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A SUNDANCETV ORIGINAL SERIES
directed by Ray McKinnon (Sons of Anarchy), starring Aden Young (I, Frankenstein), Abigail Spencer (Oz the Great and Powerful), and more...

6 Questions with RECTIFY Star Sean Bridgers

RECTIFY fans were shocked to see the role that Trey (Sean Bridgers) played in last season’s finale. We spoke to Sean about his Southern roots, what to watch out for while disposing of a body and the movie that inspired him to pursue an acting career.

Q: There are so many questions surrounding the murder of Hanna Dean. Trey clearly knows more than he’s telling. Do you know things too?

A: I think Trey does know more than he has told anybody. There’s more to it than he even told the police. I don’t think Trey knows [who killed Hanna] but he does have his theories. I think we’ll learn more about that.

Q: In the Season 1 finale, Trey undresses and dumps George’s corpse in the river. Can you take us through filming that scene. Was it as creepy for you to film as it was for us to watch?

A: First of all, I had to stand around in my underwear all day. I got over that pretty quick. I’m not terribly vain. If you’ve ever seen me with my shirt off, you’d know why. It might’ve been creepy for other people. [laughs] It was hot outside, so being in the river was not uncomfortable. The scene was so creepy and cool, I never thought for one minute about being uncomfortable. I could see how beautiful it would be, and what a perfect way to end the first season. The only thing you worry about is snapping turtles.

Q: If you were going to dispose of a dead body, how might you do it?

A: Fortunately, I don’t really know. [The way Trey did it] did seem a bit short-sighted in some ways. I think that might tell us a bit about Trey. But then again, he didn’t have a lot of time. It doesn’t seem like a great way to dispose of a body, but at least he sort of pushed the question down the creek, so to speak. I don’t think Trey thinks things through necessarily. But he’s good at playing the hand that he’s dealt.


Q: You’ve said that Robert Duvall in Tender Mercies was a big influence on your career. What about his performance inspired you?

A: I saw Tender Mercies when I was about 15. My friend had seen the poster and said, “Hey, there’s a Western with Burt Reynolds, let’s go see it.” This was like 1983. And we went to see it, and of course it wasn’t Burt Reynolds, it was Robert Duvall. But on the poster, it’s a guy with a mustache and a cowboy hat. In 1983, you assumed that was Burt. My friends left [the theater] after like 10 minutes. I stayed. I had never seen a movie like that. I just got completely hooked into this guy’s story. I didn’t know who Robert Duvall was. He just seemed like a real person, like people I grew up with.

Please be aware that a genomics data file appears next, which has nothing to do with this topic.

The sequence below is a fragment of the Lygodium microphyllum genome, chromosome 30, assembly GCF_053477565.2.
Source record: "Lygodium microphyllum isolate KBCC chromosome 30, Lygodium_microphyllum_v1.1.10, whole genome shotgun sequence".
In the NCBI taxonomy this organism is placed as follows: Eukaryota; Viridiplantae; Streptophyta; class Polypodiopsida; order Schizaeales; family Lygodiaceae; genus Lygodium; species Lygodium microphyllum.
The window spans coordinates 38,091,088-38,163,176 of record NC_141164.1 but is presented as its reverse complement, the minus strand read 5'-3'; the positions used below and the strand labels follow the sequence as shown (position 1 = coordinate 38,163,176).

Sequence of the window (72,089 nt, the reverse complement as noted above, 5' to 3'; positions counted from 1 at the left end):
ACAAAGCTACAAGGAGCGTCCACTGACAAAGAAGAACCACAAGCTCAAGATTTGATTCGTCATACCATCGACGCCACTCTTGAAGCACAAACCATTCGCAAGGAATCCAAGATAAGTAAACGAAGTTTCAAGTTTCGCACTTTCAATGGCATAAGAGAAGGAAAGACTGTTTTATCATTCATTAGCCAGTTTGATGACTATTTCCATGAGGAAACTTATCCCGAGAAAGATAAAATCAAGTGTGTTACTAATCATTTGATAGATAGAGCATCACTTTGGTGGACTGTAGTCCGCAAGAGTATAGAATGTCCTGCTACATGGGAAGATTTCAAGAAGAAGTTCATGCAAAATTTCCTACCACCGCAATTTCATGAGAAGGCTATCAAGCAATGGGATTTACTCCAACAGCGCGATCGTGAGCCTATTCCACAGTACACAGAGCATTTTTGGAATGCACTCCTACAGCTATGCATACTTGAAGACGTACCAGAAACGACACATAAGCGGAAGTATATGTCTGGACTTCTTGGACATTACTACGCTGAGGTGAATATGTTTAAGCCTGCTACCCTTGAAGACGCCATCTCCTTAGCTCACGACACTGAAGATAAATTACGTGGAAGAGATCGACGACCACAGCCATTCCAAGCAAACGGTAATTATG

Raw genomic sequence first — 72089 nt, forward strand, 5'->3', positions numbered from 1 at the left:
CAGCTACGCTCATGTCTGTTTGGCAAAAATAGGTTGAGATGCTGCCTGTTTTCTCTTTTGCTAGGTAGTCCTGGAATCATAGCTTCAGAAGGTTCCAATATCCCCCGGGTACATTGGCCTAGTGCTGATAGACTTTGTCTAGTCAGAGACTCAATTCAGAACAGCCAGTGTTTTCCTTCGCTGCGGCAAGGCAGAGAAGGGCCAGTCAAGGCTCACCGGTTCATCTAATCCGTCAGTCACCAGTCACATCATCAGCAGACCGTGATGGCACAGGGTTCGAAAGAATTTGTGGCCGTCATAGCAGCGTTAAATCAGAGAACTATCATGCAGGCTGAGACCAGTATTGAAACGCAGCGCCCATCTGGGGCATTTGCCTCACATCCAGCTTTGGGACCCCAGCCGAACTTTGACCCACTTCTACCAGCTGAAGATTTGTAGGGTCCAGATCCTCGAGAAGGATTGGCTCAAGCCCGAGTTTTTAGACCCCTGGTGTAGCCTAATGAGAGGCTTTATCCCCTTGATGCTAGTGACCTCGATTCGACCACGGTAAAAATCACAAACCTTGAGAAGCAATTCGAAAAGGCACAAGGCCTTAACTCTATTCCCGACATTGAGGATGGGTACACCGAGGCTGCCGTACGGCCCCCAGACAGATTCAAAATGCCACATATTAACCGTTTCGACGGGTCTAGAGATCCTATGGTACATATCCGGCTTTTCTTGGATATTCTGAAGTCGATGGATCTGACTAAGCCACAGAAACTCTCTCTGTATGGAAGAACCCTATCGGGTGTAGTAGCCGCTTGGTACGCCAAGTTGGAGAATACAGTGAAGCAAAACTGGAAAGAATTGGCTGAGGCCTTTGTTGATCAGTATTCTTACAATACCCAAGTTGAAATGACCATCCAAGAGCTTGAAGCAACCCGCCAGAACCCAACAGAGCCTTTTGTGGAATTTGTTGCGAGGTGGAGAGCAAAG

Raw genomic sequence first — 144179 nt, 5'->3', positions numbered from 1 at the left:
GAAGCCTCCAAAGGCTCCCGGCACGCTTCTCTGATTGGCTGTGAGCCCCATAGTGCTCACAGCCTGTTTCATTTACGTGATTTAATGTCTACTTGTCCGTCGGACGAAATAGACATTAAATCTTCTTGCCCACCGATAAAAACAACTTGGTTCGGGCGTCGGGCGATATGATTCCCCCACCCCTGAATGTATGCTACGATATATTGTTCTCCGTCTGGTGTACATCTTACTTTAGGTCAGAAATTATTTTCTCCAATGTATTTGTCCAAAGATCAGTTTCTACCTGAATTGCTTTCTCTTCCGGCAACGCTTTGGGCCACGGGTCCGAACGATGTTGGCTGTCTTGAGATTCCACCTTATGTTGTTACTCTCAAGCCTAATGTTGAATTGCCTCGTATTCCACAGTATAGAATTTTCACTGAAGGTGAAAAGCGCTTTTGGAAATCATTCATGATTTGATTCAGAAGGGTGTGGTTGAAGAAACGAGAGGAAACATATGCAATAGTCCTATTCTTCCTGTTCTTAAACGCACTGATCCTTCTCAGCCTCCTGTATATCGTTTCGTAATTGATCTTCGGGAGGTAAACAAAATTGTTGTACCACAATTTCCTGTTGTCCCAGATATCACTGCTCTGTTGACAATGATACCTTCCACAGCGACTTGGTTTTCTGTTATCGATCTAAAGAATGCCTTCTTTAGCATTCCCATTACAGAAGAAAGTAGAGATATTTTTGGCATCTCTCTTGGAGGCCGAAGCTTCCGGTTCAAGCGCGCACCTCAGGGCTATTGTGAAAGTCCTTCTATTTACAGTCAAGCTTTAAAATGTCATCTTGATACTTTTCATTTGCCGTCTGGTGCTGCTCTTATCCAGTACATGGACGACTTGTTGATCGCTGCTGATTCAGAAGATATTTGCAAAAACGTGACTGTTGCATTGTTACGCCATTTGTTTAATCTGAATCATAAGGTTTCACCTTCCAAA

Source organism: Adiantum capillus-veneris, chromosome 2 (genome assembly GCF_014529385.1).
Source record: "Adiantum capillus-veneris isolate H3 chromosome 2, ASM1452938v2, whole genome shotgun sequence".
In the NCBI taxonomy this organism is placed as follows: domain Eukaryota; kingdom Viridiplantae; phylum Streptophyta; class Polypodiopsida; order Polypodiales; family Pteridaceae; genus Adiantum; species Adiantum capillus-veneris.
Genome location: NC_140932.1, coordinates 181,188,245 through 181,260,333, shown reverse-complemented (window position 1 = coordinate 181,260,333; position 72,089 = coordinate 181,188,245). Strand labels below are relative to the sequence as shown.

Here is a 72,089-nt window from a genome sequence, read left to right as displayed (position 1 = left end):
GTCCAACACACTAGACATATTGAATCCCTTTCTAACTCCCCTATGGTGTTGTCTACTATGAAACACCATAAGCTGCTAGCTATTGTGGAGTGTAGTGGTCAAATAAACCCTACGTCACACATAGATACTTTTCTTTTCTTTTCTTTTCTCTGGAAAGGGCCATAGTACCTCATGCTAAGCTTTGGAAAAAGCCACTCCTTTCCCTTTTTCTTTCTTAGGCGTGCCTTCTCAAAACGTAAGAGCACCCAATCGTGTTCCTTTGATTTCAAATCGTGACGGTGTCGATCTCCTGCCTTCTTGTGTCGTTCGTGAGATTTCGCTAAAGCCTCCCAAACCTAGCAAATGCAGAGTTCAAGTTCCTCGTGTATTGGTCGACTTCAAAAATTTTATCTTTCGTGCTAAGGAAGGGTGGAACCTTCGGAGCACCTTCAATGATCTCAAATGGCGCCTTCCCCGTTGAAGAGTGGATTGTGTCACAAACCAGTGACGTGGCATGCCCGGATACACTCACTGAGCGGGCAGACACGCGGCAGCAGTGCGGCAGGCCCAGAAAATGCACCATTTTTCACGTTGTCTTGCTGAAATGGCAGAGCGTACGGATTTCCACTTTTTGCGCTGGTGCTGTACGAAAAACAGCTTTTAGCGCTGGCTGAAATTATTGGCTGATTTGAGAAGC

It was the first time I thought that I could be an actor. Up until that point, my idea of who an actor was was, like, Roger Moore. It’s not like now where you have Netflix. The only movies I saw were whatever came to my hometown. And those people were “movie stars.” I knew I wasn’t going to be a movie star, but maybe an actor. I love [Tender Mercies]. Robert Duvall is my acting hero. I’ve seen just about every movie he’s done.

Because of [Tender Mercies], I started reading Horton Foote’s work. There’s another movie he wrote, The Trip to Bountiful starring Geraldine Page. That’s another performance—she was like my grandmother. I thought “did they find some woman from a local theater in Texas?” She was so spot-on and real. That’s something I tried to aspire to.

Q: Was Tender Mercies the first time you had seen your life depicted on the big screen?

A: Yeah. To see [a movie] about Southern people where the story is invested in their lives and the Klu Klux Klan doesn’t show up at any point, that’s generally what it was. The only television growing up where I felt proud to be a Southerner was The Andy Griffith Show. The rest of it was like The Dukes of Hazzard. We watched it, and we loved it, but Tender Mercies just hit home for me. It took me a long time to realize you have to be really good to make it look that easy. Also around that time I saw Tommy Lee Jones on PBS doing Cat on a Hot Tin Roof. That just completely blew me away. If you’re Southern, you’re told you can’t be an actor. Not necessarily overtly, but it’s implied. So it’s nice to see people make it work.

Q: If you could have a different role in RECTIFY, which one would you like to play?

A: I’d like to play Amantha because I think [Luke] Kirby is so dreamy. [Laughs] I’m just so thrilled to be in it. Any role would be great. To be honest with you, I’ve never had a part in 23 years of doing this professionally that I didn’t think was pretty good. I tend to think my part is the best part. [Laughs]

Click here to read an interview with Sean Bridgers’s co-star Luke Kirby.

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